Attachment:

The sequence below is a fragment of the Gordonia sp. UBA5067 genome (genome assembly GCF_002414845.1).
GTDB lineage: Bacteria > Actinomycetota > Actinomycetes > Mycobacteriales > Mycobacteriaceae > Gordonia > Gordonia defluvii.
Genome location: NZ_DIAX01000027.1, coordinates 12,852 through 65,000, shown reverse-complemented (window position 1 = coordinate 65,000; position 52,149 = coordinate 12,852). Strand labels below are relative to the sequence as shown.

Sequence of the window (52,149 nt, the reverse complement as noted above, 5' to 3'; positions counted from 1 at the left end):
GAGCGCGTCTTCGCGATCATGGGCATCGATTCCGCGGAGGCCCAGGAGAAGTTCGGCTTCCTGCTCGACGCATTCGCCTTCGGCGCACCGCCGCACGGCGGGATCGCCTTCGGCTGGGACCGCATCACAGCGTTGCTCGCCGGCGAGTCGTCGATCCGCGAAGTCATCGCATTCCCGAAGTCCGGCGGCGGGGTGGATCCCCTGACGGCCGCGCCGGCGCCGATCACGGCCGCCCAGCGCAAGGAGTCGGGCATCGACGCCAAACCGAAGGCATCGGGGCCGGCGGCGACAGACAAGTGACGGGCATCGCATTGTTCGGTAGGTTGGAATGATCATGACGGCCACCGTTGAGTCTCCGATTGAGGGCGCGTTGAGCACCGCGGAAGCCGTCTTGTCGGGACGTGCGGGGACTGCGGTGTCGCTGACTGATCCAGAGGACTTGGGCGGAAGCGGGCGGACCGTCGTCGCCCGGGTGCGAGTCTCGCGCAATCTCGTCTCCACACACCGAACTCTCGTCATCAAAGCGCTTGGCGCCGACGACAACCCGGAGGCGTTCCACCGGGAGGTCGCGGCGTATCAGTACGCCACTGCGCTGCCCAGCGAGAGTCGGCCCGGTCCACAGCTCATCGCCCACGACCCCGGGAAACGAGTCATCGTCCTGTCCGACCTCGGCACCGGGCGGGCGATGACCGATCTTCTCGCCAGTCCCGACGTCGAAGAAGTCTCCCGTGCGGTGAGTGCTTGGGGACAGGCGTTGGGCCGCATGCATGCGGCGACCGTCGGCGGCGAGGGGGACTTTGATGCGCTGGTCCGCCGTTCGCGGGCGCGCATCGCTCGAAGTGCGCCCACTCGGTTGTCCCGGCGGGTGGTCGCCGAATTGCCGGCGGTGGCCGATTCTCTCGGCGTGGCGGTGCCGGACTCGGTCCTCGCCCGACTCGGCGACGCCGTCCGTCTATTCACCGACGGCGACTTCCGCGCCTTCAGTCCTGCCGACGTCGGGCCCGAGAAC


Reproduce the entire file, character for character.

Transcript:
The sequence below is a fragment of the Gordonia sp. UBA5067 genome (genome assembly GCF_002414845.1).
GTDB lineage: Bacteria > Actinomycetota > Actinomycetes > Mycobacteriales > Mycobacteriaceae > Gordonia > Gordonia defluvii.
Genome location: NZ_DIAX01000027.1, coordinates 12,852 through 65,000, shown reverse-complemented (window position 1 = coordinate 65,000; position 52,149 = coordinate 12,852). Strand labels below are relative to the sequence as shown.

Sequence of the window (52,149 nt, the reverse complement as noted above, 5' to 3'; positions counted from 1 at the left end):
GAGCGCGTCTTCGCGATCATGGGCATCGATTCCGCGGAGGCCCAGGAGAAGTTCGGCTTCCTGCTCGACGCATTCGCCTTCGGCGCACCGCCGCACGGCGGGATCGCCTTCGGCTGGGACCGCATCACAGCGTTGCTCGCCGGCGAGTCGTCGATCCGCGAAGTCATCGCATTCCCGAAGTCCGGCGGCGGGGTGGATCCCCTGACGGCCGCGCCGGCGCCGATCACGGCCGCCCAGCGCAAGGAGTCGGGCATCGACGCCAAACCGAAGGCATCGGGGCCGGCGGCGACAGACAAGTGACGGGCATCGCATTGTTCGGTAGGTTGGAATGATCATGACGGCCACCGTTGAGTCTCCGATTGAGGGCGCGTTGAGCACCGCGGAAGCCGTCTTGTCGGGACGTGCGGGGACTGCGGTGTCGCTGACTGATCCAGAGGACTTGGGCGGAAGCGGGCGGACCGTCGTCGCCCGGGTGCGAGTCTCGCGCAATCTCGTCTCCACACACCGAACTCTCGTCATCAAAGCGCTTGGCGCCGACGACAACCCGGAGGCGTTCCACCGGGAGGTCGCGGCGTATCAGTACGCCACTGCGCTGCCCAGCGAGAGTCGGCCCGGTCCACAGCTCATCGCCCACGACCCCGGGAAACGAGTCATCGTCCTGTCCGACCTCGGCACCGGGCGGGCGATGACCGATCTTCTCGCCAGTCCCGACGTCGAAGAAGTCTCCCGTGCGGTGAGTGCTTGGGGACAGGCGTTGGGCCGCATGCATGCGGCGACCGTCGGCGGCGAGGGGGACTTTGATGCGCTGGTCCGCCGTTCGCGGGCGCGCATCGCTCGAAGTGCGCCCACTCGGTTGTCCCGGCGGGTGGTCGCCGAATTGCCGGCGGTGGCCGATTCTCTCGGCGTGGCGGTGCCGGACTCGGTCCTCGCCCGACTCGGCGACGCCGTCCGTCTATTCACCGACGGCGACTTCCGCGCCTTCAGTCCTGCCGACGTCGGGCCCGAGAAC